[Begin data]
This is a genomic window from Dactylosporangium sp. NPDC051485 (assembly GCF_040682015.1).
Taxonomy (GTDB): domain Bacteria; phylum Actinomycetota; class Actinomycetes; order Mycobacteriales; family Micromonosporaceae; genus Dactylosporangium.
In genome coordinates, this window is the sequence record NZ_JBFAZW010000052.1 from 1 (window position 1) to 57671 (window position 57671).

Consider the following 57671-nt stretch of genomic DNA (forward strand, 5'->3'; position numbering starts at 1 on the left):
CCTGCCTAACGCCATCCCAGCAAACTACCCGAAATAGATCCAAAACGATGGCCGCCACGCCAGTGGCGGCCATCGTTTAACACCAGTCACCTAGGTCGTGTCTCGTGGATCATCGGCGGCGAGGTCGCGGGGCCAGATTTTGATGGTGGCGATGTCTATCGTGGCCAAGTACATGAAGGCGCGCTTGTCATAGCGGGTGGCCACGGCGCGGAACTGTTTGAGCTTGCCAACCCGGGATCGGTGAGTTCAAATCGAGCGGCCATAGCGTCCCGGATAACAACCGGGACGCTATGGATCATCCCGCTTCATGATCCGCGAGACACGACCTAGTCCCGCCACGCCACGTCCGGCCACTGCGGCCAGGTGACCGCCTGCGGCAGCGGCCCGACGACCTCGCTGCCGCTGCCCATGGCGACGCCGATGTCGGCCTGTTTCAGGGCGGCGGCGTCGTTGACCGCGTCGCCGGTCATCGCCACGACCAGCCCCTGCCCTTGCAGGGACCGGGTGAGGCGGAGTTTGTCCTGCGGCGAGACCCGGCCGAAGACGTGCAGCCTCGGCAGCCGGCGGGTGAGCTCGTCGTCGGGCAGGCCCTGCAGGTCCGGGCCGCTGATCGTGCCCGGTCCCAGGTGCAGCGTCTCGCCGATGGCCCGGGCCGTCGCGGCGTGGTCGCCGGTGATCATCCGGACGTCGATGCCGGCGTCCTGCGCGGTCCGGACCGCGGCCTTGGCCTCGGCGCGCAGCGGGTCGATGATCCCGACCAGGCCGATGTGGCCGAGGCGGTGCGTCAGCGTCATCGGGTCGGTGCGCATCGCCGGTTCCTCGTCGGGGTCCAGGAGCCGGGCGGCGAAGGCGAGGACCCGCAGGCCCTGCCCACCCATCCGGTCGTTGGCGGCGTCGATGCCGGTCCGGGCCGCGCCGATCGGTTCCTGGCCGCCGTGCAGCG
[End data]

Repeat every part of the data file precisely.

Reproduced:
This is a genomic window from Dactylosporangium sp. NPDC051485 (assembly GCF_040682015.1).
Taxonomy (GTDB): domain Bacteria; phylum Actinomycetota; class Actinomycetes; order Mycobacteriales; family Micromonosporaceae; genus Dactylosporangium.
In genome coordinates, this window is the sequence record NZ_JBFAZW010000052.1 from 1 (window position 1) to 57671 (window position 57671).

Consider the following 57671-nt stretch of genomic DNA (forward strand, 5'->3'; position numbering starts at 1 on the left):
CCTGCCTAACGCCATCCCAGCAAACTACCCGAAATAGATCCAAAACGATGGCCGCCACGCCAGTGGCGGCCATCGTTTAACACCAGTCACCTAGGTCGTGTCTCGTGGATCATCGGCGGCGAGGTCGCGGGGCCAGATTTTGATGGTGGCGATGTCTATCGTGGCCAAGTACATGAAGGCGCGCTTGTCATAGCGGGTGGCCACGGCGCGGAACTGTTTGAGCTTGCCAACCCGGGATCGGTGAGTTCAAATCGAGCGGCCATAGCGTCCCGGATAACAACCGGGACGCTATGGATCATCCCGCTTCATGATCCGCGAGACACGACCTAGTCCCGCCACGCCACGTCCGGCCACTGCGGCCAGGTGACCGCCTGCGGCAGCGGCCCGACGACCTCGCTGCCGCTGCCCATGGCGACGCCGATGTCGGCCTGTTTCAGGGCGGCGGCGTCGTTGACCGCGTCGCCGGTCATCGCCACGACCAGCCCCTGCCCTTGCAGGGACCGGGTGAGGCGGAGTTTGTCCTGCGGCGAGACCCGGCCGAAGACGTGCAGCCTCGGCAGCCGGCGGGTGAGCTCGTCGTCGGGCAGGCCCTGCAGGTCCGGGCCGCTGATCGTGCCCGGTCCCAGGTGCAGCGTCTCGCCGATGGCCCGGGCCGTCGCGGCGTGGTCGCCGGTGATCATCCGGACGTCGATGCCGGCGTCCTGCGCGGTCCGGACCGCGGCCTTGGCCTCGGCGCGCAGCGGGTCGATGATCCCGACCAGGCCGATGTGGCCGAGGCGGTGCGTCAGCGTCATCGGGTCGGTGCGCATCGCCGGTTCCTCGTCGGGGTCCAGGAGCCGGGCGGCGAAGGCGAGGACCCGCAGGCCCTGCCCACCCATCCGGTCGTTGGCGGCGTCGATGCCGGTCCGGGCCGCGCCGATCGGTTCCTGGCCGCCGTGCAGCG